My final thought is this: think of the eternal fellowship with your brethren in Christ. 1 Thessalonians 4:17 reads: Then we who are alive and remain will be caught up together with them in the clouds to meet the Lord in the air, and so we shall always be with the Lord (NASB). In the passage this verse is pulled from, the apostle Paul is comforting Thessalonian believers about the status of their fellow believers who had passed away. The hope that this passage provided for the believers is twofold: first, Jesus’ return is as certain as His death and resurrection; second, at Jesus’ second coming, He will reunite all the believers who had passed away with those being caught up via the Rapture. Not only this, but we shall always be with the Lord. In this way, all Christians will join together in eternal fellowship and worship their God.

In summary, 3 ideas to get you excited about Heaven:

1) Remember that the Gospel promises reconciliation to God, as well as a relationship that doesn’t end with the perishing of our physical bodies.
2) The very God that we strive to honor with our lives everyday will be in Heaven.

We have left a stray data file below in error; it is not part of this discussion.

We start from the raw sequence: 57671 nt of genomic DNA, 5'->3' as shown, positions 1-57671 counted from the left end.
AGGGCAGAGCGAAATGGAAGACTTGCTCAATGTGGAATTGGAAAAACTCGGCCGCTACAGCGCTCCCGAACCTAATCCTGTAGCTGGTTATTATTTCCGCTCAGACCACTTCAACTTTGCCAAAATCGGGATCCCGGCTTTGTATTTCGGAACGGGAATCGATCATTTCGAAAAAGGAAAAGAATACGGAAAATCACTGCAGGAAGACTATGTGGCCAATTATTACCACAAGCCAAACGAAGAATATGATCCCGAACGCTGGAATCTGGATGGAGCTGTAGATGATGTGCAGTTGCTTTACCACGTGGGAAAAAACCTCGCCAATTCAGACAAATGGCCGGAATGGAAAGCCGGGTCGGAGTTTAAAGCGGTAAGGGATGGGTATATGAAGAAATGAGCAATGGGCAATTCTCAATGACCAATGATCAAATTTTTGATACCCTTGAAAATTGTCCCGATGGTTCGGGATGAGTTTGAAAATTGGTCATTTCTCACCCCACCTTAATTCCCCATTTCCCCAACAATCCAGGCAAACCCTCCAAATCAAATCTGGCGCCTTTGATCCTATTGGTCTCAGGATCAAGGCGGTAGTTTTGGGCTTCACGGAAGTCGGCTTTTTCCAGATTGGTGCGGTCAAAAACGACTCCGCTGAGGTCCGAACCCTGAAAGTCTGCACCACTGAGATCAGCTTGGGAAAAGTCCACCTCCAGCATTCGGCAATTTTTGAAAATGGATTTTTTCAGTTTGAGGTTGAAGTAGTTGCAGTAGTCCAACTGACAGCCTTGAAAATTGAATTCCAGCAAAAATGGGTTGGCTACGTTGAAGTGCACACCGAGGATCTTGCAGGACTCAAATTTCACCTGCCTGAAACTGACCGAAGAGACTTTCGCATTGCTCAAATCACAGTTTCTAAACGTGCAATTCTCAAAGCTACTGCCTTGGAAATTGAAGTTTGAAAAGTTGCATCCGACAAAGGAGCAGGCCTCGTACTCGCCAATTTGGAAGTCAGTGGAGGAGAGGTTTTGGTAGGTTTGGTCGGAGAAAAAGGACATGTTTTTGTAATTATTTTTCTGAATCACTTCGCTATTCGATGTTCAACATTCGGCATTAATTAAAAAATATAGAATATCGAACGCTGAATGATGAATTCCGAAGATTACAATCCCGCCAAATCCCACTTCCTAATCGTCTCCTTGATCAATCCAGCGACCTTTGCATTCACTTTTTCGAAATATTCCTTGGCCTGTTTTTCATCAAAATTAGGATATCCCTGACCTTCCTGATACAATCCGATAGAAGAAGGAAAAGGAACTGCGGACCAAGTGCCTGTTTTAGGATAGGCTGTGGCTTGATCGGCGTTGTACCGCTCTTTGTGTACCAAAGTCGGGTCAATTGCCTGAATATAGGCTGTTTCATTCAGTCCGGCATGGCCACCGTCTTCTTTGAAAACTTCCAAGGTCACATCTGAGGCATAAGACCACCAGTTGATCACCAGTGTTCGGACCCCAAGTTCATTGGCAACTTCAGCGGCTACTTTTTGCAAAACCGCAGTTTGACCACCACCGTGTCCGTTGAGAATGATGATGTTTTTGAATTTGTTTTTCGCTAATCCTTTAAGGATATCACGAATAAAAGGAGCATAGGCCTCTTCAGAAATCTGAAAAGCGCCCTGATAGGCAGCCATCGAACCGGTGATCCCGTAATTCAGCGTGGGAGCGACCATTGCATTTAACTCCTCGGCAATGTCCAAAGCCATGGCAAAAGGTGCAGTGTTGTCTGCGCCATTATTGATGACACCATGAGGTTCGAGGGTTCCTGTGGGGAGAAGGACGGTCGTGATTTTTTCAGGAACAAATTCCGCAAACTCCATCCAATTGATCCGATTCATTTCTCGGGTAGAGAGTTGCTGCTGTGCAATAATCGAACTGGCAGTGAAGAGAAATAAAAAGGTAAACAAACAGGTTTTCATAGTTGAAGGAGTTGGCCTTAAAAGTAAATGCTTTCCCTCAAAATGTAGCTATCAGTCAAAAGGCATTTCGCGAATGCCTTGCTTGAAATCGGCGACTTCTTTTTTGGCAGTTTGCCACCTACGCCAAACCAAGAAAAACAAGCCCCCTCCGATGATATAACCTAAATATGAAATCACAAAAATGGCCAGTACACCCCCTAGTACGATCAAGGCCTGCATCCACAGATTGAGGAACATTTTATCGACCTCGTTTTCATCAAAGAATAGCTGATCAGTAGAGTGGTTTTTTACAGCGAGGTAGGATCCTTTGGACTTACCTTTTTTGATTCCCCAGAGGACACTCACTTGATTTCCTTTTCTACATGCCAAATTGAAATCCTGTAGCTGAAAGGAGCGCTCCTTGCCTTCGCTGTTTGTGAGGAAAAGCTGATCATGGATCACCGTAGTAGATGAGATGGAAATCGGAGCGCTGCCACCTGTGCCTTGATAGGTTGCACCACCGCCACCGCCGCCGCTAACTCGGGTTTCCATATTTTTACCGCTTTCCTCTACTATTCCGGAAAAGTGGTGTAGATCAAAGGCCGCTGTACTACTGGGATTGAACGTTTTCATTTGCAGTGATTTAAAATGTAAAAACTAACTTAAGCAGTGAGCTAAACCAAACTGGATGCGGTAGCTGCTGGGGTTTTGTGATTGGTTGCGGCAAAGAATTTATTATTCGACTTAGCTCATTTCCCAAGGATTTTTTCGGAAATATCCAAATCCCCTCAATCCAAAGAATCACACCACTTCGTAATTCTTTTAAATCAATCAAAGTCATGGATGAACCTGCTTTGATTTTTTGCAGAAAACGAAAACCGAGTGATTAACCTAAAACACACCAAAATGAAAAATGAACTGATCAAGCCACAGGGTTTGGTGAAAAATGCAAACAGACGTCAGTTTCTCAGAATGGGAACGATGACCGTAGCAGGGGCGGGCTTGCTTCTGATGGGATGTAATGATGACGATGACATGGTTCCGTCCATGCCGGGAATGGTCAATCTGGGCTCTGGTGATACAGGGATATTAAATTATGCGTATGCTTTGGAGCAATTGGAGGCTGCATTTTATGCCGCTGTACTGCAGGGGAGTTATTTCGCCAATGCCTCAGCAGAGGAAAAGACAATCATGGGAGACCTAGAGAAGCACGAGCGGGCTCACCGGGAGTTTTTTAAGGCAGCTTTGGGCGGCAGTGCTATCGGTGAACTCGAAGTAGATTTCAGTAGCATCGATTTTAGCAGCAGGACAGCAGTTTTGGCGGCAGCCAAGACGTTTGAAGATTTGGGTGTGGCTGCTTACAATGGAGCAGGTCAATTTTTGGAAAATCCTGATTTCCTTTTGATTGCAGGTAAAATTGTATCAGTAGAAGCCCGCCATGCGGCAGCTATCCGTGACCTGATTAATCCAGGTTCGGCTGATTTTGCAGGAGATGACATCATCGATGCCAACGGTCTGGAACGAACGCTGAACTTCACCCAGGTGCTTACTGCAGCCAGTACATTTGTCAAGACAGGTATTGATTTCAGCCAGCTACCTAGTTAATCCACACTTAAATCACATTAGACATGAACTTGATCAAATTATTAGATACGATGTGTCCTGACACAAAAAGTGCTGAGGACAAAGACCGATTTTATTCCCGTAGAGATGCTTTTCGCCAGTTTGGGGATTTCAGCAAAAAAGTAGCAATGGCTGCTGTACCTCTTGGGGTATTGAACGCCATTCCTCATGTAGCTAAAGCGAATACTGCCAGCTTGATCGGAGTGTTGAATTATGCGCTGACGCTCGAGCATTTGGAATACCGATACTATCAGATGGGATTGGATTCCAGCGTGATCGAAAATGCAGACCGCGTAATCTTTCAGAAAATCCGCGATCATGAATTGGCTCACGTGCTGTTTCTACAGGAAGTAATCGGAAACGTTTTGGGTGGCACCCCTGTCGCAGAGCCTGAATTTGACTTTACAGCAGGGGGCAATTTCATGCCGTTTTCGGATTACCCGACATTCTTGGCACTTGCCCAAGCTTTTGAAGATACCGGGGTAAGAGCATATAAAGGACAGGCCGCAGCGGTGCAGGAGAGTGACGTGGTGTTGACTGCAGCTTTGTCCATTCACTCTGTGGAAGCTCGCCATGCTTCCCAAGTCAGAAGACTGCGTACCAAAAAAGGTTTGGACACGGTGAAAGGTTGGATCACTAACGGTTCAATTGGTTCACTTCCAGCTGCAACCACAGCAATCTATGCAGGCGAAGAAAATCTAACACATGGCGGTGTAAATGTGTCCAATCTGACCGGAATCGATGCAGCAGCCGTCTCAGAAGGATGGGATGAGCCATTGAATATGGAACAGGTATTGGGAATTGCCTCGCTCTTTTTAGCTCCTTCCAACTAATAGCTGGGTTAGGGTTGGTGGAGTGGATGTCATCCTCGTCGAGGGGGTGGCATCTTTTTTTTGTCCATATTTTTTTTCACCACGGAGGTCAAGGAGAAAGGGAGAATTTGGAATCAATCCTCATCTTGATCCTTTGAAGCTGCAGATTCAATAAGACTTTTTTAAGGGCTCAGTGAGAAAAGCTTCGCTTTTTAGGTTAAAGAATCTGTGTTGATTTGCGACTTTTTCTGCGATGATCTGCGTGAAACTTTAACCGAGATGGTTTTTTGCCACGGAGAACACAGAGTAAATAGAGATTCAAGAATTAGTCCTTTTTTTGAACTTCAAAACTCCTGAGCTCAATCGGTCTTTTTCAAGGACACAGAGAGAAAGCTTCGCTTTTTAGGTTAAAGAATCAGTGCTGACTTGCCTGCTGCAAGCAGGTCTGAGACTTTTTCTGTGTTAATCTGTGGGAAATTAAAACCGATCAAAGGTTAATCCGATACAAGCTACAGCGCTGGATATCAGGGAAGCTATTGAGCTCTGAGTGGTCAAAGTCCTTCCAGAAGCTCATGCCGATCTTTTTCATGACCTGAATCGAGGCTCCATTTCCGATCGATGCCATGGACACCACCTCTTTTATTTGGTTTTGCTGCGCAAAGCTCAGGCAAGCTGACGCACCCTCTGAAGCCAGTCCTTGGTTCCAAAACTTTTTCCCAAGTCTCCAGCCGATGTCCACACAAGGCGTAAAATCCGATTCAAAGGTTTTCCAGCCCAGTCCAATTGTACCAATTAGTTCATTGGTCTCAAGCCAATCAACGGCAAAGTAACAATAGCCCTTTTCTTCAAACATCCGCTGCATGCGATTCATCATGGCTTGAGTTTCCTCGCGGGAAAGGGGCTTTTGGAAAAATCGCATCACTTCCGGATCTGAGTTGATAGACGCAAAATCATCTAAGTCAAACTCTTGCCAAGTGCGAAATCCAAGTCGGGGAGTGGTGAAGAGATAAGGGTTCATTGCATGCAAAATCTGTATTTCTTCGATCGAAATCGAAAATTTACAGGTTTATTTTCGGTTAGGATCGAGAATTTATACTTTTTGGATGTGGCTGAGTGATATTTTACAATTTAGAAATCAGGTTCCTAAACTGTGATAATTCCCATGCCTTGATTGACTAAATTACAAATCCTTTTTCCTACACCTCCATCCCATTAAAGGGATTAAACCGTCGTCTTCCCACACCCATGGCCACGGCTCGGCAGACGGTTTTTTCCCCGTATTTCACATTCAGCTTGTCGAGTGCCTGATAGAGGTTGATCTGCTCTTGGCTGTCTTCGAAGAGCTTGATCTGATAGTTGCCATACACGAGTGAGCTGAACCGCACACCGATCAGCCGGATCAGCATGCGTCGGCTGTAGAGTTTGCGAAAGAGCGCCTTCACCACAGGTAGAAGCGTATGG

3) Our deceased brethren will be there in Heaven to worship God forever with us.

Stay tuned for thoughts on what to do with your excitement!

PS: I cannot listen to this without getting excited.

We will sing on that day, “Hallelujah, bless Your name!”
We will bow at your throne singing, “Hallelujah, we are finally home!”

Getting Excited about Heaven pt.1

“Therefore, if you have been raised up with Christ, keep seeking the things above, where Christ is, seated at the right hand of God. Set your mind on the things above, not on the things that are on earth.” (NASB, Colossians 3:1-2)

Here’s a random musing for you: What is less earthly and “more above” (weird way of saying it, I know) than Heaven?

More on this soon!

Committing your Commitments to Christ

The day begins. You wake up groggily from your bed, hit the snooze button a few times before leaving the warm comforts of your increasingly cozy blanket. It’s the morning of another long day. Maybe you read a few pages of your bible before heading out the door. Maybe you listen to some hymns or a sermon on your way to class.